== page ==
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E-Cigarette Advertising to Youth Has Increased More than 300 Percent in the Past Two Years

by James HargroveJune 10, 2014
E-Cigarette Advertising to Youth Has Increased More than 300 Percent in the Past Two Years

The Food and Drug Administration recently proposed rules that would govern e-cigarette advertising but currently can only enforce advertising of the devices when they are marketed as smoking cessation devices. A new study, published in Pediatrics, has found that in the absence of regulations for advertising e-cigarettes for recreational smoking, e-cigarette advertising has increased two-fold for youth and three-fold for young adults in the U.S. in the past two years. The study was done The  study found that youth exposure to electronic cigarette advertisements increased by 256 percent  and young adult exposure by 32` percent  from 2011 to 2013.

“If the current trends continue, awareness and use of e-cigarettes will increase among youth and young adults,” said Jennifer Duke, Ph.D., senior research public health analyst at RTI and co-author of the study. “And unfortunately, in the absence of evidence-based public health messages regarding the health risks of e-cigarettes, television advertising is promoting beliefs and behaviors that pose harm to youth and young adults and raise public health concerns.”

Researchers analyzed TV advertising data and viewership ratings for e-cigarette commercials by quarter, year and sponsor across U.S. networks and programs and calculated ad exposure for youth ages 12 to 17 years of age and young adults 18 to 24 years old and found that more than 75 percent of e-cigarette ad exposure to youth occurred on cable networks, including AMC, Country Music Television, Comedy Central, WGN America, TV Land, and VH1 and on popular programs including The BachelorBig Brother, and Survivorthat were among the 100 highest-rated youth programs for the 2012-2013 TV season.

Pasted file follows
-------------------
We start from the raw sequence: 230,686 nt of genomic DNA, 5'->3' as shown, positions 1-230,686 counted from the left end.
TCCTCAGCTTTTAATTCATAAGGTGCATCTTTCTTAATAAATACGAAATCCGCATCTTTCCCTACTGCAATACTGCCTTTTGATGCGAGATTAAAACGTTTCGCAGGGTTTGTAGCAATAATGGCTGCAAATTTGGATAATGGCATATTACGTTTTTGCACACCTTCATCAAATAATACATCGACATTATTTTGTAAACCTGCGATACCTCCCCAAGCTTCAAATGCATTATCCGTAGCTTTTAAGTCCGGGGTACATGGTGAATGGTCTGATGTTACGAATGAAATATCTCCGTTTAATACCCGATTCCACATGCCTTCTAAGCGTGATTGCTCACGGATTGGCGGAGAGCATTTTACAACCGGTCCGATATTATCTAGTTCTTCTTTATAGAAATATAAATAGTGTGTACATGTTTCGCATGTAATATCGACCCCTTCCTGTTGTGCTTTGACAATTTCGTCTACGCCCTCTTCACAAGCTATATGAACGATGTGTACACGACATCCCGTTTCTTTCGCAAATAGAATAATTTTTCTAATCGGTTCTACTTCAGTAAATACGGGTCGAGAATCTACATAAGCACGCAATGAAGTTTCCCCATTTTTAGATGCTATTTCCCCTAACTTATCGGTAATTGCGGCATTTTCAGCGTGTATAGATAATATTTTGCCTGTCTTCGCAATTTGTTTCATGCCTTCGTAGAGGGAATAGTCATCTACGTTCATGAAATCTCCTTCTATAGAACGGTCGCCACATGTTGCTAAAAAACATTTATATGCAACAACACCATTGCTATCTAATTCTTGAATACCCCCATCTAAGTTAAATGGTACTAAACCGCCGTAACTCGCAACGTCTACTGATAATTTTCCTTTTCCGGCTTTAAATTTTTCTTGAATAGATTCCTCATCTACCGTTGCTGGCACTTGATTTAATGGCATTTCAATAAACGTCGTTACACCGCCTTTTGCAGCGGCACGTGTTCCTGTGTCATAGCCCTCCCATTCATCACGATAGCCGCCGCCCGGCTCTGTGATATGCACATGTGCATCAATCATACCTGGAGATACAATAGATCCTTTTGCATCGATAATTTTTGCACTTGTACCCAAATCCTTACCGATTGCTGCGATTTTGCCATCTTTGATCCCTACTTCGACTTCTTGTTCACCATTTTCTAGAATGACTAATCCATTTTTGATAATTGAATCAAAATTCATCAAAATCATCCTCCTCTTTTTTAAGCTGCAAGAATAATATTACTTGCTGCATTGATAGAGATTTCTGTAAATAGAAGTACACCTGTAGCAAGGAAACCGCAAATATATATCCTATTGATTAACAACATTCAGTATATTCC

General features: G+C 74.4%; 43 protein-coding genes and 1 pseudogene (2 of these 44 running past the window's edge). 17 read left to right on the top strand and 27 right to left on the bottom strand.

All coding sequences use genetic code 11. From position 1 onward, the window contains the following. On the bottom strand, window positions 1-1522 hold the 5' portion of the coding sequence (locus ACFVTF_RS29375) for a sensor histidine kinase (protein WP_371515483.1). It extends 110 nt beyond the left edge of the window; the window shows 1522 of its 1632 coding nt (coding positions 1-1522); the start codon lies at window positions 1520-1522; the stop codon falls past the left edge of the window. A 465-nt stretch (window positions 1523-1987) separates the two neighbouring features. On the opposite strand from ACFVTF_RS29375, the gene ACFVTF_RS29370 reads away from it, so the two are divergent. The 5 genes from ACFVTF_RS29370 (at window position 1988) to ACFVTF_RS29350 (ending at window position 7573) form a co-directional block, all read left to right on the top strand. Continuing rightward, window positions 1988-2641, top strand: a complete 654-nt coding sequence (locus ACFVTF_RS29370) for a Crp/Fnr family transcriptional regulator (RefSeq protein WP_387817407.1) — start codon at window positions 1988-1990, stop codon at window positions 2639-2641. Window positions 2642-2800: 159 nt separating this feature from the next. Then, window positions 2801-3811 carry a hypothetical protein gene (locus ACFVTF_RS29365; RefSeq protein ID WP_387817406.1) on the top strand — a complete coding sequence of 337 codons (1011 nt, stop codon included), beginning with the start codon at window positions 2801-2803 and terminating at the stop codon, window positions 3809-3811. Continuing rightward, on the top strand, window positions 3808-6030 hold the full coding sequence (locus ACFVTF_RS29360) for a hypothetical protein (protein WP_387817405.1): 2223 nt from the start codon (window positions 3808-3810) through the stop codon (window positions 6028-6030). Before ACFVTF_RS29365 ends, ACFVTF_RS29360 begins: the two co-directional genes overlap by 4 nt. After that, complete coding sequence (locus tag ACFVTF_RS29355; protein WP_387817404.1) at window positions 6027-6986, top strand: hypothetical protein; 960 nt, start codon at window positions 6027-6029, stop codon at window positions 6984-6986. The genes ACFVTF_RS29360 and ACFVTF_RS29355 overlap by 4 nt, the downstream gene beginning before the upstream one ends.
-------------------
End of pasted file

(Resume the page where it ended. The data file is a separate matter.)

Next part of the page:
“E-cigarette companies advertise to a broad TV audience that includes 24 million youth,” says Duke. “Given the potential harm of e-cigarettes to youth and their potential as a gateway to using cigarettes and other tobacco products, the FDA needs to regulate the positive images of e cigarettes on television and other venues where youth view advertising and marketing like they do for traditional cigarettes.”

According to a Centers for Disease Control and Prevention study, as of 2012, an estimated 1.8 million middle and high school students had used e-cigarettes and almost 10 percent of students who have used e-cigarettes have never used traditional cigarettes.

Previous research by RTI found that particles found in e-cigarette vapors may cause or worsen acute respiratory diseases, including asthma and bronchitis, among youth and another RTI study found that e-cigarette ad expenditures tripled in the United States from $6.4 million in 2011 to $18.3 million in 2012.

Traditional cigarette TV ads were banned in the U.S. in 1971, but e-cigarettes currently are not included in those restrictions.  The FDA is currently collecting public comments on e-cigarette regulations proposed earlier this year.

SOURCE: Fran Kritz
VIA: California Health Report

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